There were two things we were worried about with the new 2017 Fiat 124 Spider. One was that it would be too much like the Mazda MX-5 Miata. The other was that it wouldn’t be enough.
The Miata and the 124 Spider were, of course, “co-developed” on the same platform (at first the 124 Spider was to be badged an Alfa Romeo), and there’s little difference to what’s underneath. The share the chassis, and the suspension—double wishbone in front and multi-link in the rear) is identical except for tuning.
The front and rear clips, however, are different, with the headlights and grille, along with the rear fenders and taillights, deliberately bearing a strong resemblance to the current 124 Spider’s antecedent with the same name from the sixties. It’s not exactly “retro,” but it’s obvious that Fiat’s designers had the original 124 Spider in the studio.
Frequently when cars share as much as the Miata and 124 Spider (or more, such as the Subaru BRZ and Scion FR-S), the interior stays much the same. There are significant changes from Mazda to Fiat, however. Although the tablet-style multi-information screen are mounted atop the dash, the surrounding area is different, and the hood over the instrument panel (which is essentially the same between the two) are markedly different. The door panels and pulls/window switches don’t match either.
The biggest difference is under the hood. The 124 Spider, even with the visual differentiation, would still be a badge-engineered poseur, truly a “Fiata,” if it were powered by a Mazda engine. Fortunately for everyone, it isn’t. The 124 Spider gets the Fiat 1.4-liter turbocharged four, and engine that gives the Fiat an edge over the 155 hp Mazda. The Fiat engine puts out 164 horses and 184 lb-ft of torque. It’s the same engine used in the Fiat 500 Abarth, but mounted lengthwise rather than transverse.
If that doesn’t sound like a lot, consider that the Fiat weighs between 2436 pounds and 2516 pounds, depending on the trim and transmission. Compare that to our test Miatas. Whether the sport-equipped Miata Club or the “luxury” trim Miata Grand Touring, Mazda lists curb weight at 2,332 pounds. Look at the difference as carrying a passenger in the Miata. Of course, if you want to make friends in the Fiat, there goes that advantage.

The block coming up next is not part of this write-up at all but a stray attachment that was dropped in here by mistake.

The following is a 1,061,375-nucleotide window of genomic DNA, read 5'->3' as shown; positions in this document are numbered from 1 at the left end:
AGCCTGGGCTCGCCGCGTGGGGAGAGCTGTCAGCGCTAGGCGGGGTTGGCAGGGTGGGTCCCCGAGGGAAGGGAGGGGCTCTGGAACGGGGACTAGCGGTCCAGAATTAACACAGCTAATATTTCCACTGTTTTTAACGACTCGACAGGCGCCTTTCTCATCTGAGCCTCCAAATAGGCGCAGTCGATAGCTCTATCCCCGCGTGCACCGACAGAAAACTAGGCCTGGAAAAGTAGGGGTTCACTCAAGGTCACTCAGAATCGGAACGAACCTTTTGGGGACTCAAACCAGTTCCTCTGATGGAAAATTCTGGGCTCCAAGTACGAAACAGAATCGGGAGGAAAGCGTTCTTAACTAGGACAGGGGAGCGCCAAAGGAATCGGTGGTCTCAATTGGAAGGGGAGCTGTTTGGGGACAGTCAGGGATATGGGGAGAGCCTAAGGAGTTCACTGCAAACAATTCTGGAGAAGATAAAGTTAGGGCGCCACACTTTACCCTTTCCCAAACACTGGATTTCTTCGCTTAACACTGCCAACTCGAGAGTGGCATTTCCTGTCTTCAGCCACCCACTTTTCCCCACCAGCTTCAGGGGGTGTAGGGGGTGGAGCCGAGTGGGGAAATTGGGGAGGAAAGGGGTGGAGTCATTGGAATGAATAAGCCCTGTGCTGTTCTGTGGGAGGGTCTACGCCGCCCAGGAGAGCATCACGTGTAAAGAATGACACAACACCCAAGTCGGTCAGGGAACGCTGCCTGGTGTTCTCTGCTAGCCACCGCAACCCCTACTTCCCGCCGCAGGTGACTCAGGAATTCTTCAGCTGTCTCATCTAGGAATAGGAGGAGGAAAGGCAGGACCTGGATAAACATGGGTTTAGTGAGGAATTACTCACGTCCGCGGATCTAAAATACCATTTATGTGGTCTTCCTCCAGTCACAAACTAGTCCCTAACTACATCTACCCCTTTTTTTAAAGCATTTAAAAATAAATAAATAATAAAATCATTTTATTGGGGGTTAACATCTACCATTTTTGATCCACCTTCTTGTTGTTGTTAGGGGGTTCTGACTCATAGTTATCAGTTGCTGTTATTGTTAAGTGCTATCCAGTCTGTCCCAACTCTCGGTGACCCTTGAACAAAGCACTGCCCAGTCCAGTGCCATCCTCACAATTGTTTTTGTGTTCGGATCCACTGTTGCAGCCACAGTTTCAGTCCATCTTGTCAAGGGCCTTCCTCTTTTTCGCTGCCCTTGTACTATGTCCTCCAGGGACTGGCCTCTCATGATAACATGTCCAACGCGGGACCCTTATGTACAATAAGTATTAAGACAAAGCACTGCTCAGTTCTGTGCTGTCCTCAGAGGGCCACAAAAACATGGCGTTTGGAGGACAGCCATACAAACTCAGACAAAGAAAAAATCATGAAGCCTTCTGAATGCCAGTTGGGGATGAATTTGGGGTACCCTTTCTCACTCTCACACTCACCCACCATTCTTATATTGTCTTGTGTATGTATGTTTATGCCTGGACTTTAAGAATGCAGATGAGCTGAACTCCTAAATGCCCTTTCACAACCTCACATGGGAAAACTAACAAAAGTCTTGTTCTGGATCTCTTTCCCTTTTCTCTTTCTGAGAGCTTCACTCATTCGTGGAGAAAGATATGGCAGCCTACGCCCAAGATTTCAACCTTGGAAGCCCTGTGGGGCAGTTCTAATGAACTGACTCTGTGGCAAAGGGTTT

There are more differences in the drivetrain. The 2016 Miata got a new six-speed manual transmission while the Fiat makes do with the transmission that was used in the third generation Miata. That’s not really suffering, as we don’t remember hearing anyone complaining about the third generation Miata’s gearbox…though it does have a slightly heavier case than the new transmission.
Both Miata and Fiat 124 Spider are available with an automatic transmission, and true confessions, we haven’t driven the Miata with an automatic, and that’s how our first drive 124 Spider was equipped. The Fiat’s Japan-made Aisin transmission is available with paddle shifters but only in the sport-trim Abarth. All autobox Miatas come that way.
Our 124 Spider Lusso stuck with manual-shifting the automatic via the lever on the console and in our admittedly brief drive, we never came to terms with it. On the other hand, the roads we were driving didn’t have much of a need to shift. It was easier to just leave it in an intermediate ratio rather than letting the engine bog in full automatic mode, which it did whenever we wanted a skosh more power.
Our first driver came in Lusso trim, which is a step up from the Classica—Fiat-speak for “base.” Classica’s not so bad, however, with 6-inch alloy wheels, Nero (black) cloth seats, halogen headlamps and LED tail lamps, along with a leather-wrapped steering wheel, keyless entry and pushbutton start, cruise control and manual air conditioning.
Fiat 124 Spider Lusso niceties, however, include automatic climate control, automatic headlamps, rearview camera, rain-sensing wipers, leather seats and a leatherette wrapped interior with piano black accents. The Lusso also replaces the 16-inch alloy wheels of the Classica with 17 inchers.
The Fiat 124 Spider 124 Abarth adds sport to the sports car, with front and rear Bilstein sport suspension, mechanical limited-slip differential, front strut tower brace, Sport Mode selector and sport-tuned chrome quad-tip exhaust that replaces the one pipe per side of the other two…and provides an Abarth exhaust note missing on the Classica and the Lusso, perhaps the source of four more horsepower for the Abarth and bit more torque. The front and rear fascia are unique to the Abarth, along with 17-inch Gun Metal aluminum wheels and matching exterior accents, plus the option of a hand-painted hood stripe. And speaking of options, only the Abarth can have Brembo brakes system and Recaro seats, for a bigger number on the price tag of course.